Rents and occupancy were relatively flat in August, according to the National Multifamily Report from Yardi Matrix. The average U.S. asking rent increased $1, or 0.1%, to $1,728, while year-over-year growth dropped to 1.5%, down 20 basis points from July.
“Economic growth continues to be stronger than expected, providing a backdrop to consistent multifamily demand. U.S. asking rates rose slightly in August, while occupancy remained strong at 95%,” stated the report.
For the short term, supply growth is a driving factor in metro-level rent growth. Most metros that are seeing the highest year-over-year growth are benefiting from a weak supply pipeline—New York, Chicago, Indianapolis, and San Diego.
Asking rent growth in August was concentrated in the renter-by-necessity segment, which increased 0.1% month over month, while lifestyle rents declined 0.1%. Out of the top 30 Matrix metros, rents increased in 16 metros for the renter-by-necessity segment but only in 13 for the lifestyle segment.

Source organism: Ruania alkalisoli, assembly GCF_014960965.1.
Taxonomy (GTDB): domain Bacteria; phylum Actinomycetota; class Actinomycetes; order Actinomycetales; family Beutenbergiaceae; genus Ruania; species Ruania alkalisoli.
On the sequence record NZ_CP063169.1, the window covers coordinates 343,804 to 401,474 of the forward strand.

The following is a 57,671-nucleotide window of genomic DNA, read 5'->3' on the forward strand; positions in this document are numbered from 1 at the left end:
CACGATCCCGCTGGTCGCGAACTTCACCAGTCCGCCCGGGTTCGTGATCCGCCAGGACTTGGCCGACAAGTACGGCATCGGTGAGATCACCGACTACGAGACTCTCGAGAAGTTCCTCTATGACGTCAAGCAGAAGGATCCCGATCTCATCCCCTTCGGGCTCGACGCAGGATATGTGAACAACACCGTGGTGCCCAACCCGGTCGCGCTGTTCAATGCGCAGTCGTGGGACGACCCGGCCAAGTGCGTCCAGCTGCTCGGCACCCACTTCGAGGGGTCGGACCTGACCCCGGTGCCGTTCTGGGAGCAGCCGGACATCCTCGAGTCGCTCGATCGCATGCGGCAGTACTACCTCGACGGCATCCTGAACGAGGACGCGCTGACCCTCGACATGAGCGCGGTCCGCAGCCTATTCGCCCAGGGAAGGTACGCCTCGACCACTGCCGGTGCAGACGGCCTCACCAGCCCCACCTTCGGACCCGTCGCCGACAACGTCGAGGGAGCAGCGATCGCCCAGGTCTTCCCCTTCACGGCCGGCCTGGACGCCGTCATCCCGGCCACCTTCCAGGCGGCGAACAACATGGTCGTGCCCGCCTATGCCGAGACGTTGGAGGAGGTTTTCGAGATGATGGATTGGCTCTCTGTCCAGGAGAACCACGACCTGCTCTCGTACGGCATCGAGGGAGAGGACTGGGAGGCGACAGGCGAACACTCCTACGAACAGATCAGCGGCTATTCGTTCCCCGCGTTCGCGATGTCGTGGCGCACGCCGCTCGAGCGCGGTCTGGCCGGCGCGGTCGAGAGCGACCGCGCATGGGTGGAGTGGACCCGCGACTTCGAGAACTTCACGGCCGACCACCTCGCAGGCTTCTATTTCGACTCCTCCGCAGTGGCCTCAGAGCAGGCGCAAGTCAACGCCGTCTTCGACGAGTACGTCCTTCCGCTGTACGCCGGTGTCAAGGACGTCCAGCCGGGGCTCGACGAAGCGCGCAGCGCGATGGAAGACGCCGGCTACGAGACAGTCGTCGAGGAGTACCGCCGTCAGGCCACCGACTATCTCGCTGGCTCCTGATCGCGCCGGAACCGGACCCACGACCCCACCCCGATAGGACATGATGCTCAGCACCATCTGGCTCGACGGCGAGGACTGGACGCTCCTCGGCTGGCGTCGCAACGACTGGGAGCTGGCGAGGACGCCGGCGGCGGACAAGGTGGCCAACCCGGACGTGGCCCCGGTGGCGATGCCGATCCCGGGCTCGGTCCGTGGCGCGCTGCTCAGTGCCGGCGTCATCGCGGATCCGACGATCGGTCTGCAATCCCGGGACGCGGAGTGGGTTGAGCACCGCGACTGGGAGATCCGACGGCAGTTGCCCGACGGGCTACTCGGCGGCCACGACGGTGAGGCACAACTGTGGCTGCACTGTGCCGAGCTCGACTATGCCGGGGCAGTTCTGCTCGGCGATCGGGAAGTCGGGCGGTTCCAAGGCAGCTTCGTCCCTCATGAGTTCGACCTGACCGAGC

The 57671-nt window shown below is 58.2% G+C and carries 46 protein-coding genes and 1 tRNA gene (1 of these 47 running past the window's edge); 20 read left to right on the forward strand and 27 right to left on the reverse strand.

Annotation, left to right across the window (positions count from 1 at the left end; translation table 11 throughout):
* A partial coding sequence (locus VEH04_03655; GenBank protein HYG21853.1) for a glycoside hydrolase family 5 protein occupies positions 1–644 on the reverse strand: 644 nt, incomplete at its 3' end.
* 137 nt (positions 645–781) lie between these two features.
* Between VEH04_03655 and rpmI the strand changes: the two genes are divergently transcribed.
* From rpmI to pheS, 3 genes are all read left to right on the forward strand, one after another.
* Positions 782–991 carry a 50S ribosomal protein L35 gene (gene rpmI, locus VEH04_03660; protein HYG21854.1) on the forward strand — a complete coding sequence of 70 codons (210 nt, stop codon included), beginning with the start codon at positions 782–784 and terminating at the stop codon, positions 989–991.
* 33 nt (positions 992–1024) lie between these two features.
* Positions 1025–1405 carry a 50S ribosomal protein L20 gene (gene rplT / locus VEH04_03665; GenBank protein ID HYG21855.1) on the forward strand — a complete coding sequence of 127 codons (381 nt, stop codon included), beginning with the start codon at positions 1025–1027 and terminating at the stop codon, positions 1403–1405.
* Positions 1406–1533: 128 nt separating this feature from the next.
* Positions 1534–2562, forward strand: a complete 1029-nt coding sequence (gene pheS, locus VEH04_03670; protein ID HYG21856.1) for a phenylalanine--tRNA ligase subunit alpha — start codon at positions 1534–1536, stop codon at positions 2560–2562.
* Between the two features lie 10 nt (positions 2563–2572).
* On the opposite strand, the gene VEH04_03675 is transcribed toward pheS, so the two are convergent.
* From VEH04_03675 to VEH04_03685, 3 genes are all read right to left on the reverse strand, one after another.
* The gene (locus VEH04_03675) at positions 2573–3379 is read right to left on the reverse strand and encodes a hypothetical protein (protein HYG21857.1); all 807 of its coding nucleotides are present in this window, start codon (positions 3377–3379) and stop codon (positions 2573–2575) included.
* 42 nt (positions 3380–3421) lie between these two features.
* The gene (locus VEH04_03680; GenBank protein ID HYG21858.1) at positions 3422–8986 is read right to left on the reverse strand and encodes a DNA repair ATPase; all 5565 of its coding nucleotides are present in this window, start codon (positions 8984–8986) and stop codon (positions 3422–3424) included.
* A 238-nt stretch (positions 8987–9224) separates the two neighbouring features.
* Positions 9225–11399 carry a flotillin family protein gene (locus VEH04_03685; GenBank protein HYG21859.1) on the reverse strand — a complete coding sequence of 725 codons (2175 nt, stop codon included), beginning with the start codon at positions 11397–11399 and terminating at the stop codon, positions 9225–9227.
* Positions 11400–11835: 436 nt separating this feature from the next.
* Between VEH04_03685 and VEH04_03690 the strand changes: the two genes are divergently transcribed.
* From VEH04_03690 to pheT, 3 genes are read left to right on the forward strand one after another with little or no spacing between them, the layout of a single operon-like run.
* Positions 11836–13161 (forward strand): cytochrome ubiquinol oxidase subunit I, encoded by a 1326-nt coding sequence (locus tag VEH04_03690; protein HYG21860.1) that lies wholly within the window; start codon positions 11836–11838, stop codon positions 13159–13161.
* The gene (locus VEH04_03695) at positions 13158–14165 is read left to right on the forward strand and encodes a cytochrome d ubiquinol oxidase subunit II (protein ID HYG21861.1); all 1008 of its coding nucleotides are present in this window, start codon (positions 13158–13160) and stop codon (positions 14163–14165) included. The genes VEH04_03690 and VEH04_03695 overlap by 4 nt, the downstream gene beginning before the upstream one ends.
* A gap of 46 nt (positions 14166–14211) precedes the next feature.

According to Yardi Matrix, approximately 190,000 multifamily units have been absorbed through July. This is behind the pace of 2021’s record total of almost 600,000 units but “is otherwise healthy.” Among the top 30 metros, absorption in absolute numbers has been led by Washington, D.C.; Phoenix; Miami; Chicago; and Denver this year. As a percentage of stock, Charlotte, North Carolina; Tampa, Florida; and Nashville, Tennessee, are among the best-performing metros year to date.
The single-family rental (SFR) sector saw rent declines in August. National asking rents for SFRs dropped last month by $6 to $2,104, while year-over-year growth declined by 70 basis points to 0.5%. Occupancy rates fell by 10 basis points to 95.7% in July.
“SFR rental performance remains strong, although there is a slight softening at the end of the market. Both rents and occupancy rates have moderated this summer,” stated the report.
The weakening is concentrated in the lifestyle segment, with year-over-year rent growth turning negative at -0.4% as of August. Renter-by-necessity rents increased by 2.9%. Year over year through July, lifestyle occupancy rates declined 100 basis points to 95.3%, while renter-by-necessity occupancy rates increased 290 basis points to 97.7%.